NICK EICHER, HOST: Today is Friday, November 16th. Thank you for turning to WORLD Radio to help start your day. Good morning. I’m Nick Eicher.
MARY REICHARD, HOST: And I’m Mary Reichard. Coming next on The World and Everything in It: Megan Basham’s review of the new film, The Grinch.
MEGAN BASHAM, FILM CRITIC: Even in this era of reboots and remakes, it’s hard to believe a studio would risk a new animated version of the classic Christmas cartoon, The Grinch. After all, is there a single Who from 9 to 92 who hasn’t seen the original at least a dozen times? Not to mention the 2000 live-action version.
Let’s get the headline out of the way—you can now drop the mediocre, Jim Carrey Grinch from your Christmas viewing repertoire and replace it with a considerably less mediocre Benedict Cumberbatch Grinch.
AUDIO: Have you seen my letter? And that, right there, Max, is the true nature of the Who child. Just write to ‘Me, me me! My letter! Me, me, me.’ No, you don’t understand! This isn’t just a letter, this is the letter. Let me guess, small child, December 20th, rapidly searching for a really important lost letter? Might it be your list of demands to Santa?
Despite this film’s PG rating for brief rude humor, the biggest failing both remakes share is that neither allows the Grinch to be fully Grinch-y. The 1966 made-for-TV movie and the Dr. Seuss story it was based on never felt the need to explain away the main character’s badness. He was a mean one because, well, just because he was. Call it his fallen Grinch nature.
Like the Carrey remake, Illumination Studio creates a melodramatic backstory that doesn’t contribute much in the way of emotion. But it does drain some of the story’s energy.
It also robs the Grinch of the delicious greasy-black-peelness that made him such a favorite of kids in the first place. Here, he’s a nice enough guy, if a little crotchety about Christmas. Thus, when his heart grows three sizes, it doesn’t feel like that much of a Christmas miracle.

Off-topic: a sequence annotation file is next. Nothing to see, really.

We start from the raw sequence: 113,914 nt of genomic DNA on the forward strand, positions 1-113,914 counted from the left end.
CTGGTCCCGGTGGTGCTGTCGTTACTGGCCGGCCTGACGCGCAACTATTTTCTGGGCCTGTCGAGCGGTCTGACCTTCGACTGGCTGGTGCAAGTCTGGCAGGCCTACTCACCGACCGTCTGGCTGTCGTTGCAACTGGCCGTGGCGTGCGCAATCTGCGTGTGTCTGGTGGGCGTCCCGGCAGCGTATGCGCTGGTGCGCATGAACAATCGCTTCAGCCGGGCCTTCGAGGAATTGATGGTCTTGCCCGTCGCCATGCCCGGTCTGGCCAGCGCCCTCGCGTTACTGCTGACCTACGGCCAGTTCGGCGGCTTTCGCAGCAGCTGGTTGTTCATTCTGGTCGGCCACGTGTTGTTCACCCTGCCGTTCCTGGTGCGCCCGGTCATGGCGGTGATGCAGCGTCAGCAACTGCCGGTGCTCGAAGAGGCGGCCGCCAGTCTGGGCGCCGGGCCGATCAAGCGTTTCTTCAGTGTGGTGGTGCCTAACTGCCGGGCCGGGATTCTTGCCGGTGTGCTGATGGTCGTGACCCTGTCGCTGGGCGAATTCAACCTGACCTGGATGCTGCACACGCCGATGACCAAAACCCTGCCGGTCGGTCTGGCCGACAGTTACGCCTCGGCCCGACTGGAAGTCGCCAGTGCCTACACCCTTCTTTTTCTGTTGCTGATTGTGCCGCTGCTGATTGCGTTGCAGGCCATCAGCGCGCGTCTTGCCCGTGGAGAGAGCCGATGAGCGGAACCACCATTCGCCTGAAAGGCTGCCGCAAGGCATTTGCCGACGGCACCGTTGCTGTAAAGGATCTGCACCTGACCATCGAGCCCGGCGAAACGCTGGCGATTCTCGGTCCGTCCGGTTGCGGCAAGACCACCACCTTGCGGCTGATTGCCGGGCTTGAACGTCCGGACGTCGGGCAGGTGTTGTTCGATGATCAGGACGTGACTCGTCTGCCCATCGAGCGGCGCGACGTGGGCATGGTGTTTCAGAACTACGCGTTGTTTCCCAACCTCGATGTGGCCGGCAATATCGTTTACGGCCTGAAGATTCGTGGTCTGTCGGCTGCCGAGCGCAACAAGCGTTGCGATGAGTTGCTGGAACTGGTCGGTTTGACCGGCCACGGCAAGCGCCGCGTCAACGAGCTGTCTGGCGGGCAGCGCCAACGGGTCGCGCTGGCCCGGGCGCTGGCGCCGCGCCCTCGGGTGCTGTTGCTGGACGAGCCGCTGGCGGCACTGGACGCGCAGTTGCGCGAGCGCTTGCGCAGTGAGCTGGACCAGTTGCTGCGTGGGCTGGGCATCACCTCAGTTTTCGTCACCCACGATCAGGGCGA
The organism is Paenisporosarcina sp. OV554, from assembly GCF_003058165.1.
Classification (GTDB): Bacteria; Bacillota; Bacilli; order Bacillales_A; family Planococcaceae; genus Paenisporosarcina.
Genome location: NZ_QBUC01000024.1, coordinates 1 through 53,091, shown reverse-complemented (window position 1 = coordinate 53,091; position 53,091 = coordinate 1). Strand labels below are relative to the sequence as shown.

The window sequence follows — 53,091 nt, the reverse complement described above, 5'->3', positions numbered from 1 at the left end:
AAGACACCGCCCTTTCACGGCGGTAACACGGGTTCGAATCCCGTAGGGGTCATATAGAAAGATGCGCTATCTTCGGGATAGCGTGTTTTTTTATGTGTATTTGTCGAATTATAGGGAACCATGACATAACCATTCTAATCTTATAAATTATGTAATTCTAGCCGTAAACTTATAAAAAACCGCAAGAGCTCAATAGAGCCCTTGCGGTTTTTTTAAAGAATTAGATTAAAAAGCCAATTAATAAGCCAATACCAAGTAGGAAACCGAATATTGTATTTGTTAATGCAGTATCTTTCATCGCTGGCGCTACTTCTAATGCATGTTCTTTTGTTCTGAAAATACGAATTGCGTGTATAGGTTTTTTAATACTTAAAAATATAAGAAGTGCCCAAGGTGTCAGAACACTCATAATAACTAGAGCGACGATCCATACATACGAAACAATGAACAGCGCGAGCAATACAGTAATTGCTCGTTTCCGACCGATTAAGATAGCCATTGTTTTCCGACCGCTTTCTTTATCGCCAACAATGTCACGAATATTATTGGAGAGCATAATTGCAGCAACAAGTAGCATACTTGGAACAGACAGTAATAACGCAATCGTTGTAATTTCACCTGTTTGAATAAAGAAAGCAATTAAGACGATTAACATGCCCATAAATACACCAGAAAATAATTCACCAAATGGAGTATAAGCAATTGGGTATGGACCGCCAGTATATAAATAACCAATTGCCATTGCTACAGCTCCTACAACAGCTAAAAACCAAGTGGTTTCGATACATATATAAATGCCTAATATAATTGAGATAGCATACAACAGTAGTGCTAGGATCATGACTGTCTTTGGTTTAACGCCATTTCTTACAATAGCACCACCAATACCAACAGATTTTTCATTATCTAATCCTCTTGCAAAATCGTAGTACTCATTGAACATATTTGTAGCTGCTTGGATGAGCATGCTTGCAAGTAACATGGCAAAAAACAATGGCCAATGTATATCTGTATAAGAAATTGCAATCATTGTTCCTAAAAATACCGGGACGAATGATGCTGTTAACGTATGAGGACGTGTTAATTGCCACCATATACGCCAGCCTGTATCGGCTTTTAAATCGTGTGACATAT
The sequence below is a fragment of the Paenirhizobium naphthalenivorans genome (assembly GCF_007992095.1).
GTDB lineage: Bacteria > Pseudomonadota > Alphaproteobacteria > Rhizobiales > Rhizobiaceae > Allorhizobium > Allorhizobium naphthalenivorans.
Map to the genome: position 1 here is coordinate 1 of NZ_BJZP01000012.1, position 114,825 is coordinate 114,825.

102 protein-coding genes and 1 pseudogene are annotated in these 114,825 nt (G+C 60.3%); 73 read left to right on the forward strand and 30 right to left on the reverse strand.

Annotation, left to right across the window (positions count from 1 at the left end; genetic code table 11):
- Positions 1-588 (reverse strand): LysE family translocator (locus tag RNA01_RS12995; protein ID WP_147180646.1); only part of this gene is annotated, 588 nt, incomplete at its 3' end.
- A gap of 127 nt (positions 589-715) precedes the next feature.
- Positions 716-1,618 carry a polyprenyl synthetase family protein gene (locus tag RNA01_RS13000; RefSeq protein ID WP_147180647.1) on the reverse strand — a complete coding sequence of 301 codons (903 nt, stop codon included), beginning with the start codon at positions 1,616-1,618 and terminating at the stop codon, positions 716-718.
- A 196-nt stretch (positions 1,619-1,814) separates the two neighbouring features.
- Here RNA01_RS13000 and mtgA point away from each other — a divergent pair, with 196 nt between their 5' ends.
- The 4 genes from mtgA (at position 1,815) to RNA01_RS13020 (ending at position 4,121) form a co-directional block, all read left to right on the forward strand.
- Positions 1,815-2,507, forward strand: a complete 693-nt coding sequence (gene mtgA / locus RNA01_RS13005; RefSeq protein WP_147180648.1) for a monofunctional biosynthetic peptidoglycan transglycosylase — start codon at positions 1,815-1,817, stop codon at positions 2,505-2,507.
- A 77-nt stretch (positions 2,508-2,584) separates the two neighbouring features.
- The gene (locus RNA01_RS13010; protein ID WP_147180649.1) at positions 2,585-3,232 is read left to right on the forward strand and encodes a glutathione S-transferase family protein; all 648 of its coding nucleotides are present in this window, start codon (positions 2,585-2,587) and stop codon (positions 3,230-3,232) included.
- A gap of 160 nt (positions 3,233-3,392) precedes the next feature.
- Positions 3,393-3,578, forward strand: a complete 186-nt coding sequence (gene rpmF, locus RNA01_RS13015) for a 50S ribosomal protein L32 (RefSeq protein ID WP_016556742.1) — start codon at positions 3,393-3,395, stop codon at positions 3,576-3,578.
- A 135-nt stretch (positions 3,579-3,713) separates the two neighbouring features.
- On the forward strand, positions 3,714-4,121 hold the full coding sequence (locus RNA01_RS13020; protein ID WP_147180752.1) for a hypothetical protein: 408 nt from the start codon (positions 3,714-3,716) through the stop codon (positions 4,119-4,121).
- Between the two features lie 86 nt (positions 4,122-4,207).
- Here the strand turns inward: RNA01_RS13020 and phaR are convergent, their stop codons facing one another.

AUDIO: The present. This is our enemy. You will want to unwrap it and play with it. But you must not. If you can get past the present, the only obstacle left is the cookie.
Thankfully, along with cute dog Max, this new version adds a hilarious obese reindeer, and a screaming goat. These make this Grinch the second-most entertaining—if still nowhere near as good as the first.
AUDIO: You know what, if you want to apologize for something, apologize for that! My eyes are burning. Don’t blame me! Haven’t you heard? The mayor wants Christmas to be three times bigger this year. That means three times the lights. Three times the eggnog. Three times the — Information needed. Ha ha! That’s a good one. Oh, I get it. this is one of your kidding things.
Cumberbatch is leagues more enjoyable to spend time with than Carrey. And the more detailed plot that takes the story from a half-hour TV special to an 90-minute movie honors the value of the traditional family. Both the Grinch and little Cindy-Lou Who suffer as two of the rare citizens of Whoville who don’t have one.
Also on the very big plus side, this is the only Grinch movie to feature traditional carols like God Rest Ye Merry Gentlemen and Silent Night. They actually honor Christ rather than just songs with Seussian-style nonsense words. The mild redemption arc of the big, bad green one plays nicely into the songs and gives parents a chance to discuss with younger children why forgiveness and reconciliation are the real gifts of Christmas.
All that might have been enough to tip The Grinch into the unmitigated winner category if not for the film’s distracting narration.
AUDIO: All this excess and nonsense, it was all about greed. About meaningless stuff that they didn’t even need.
Maybe it’s not fair to compare Pharrell Williams to the great Boris Karloff. (Surely a dripping baritone like that only comes around once in several generations).
But the singer’s voice work is so bland and incongruously pleasant in comparison, you start to wonder if he thought he was signing on to play someone more like Herbie the Dentist Elf.
If you want songs about being happy, Pharrell is your guy. If you want to tell a story about a fellow as cuddly as a cactus and as charming as an eel, you need a little less sunshine and a lot more stink, stank, stunk.
For WORLD Radio, I’m Megan Basham.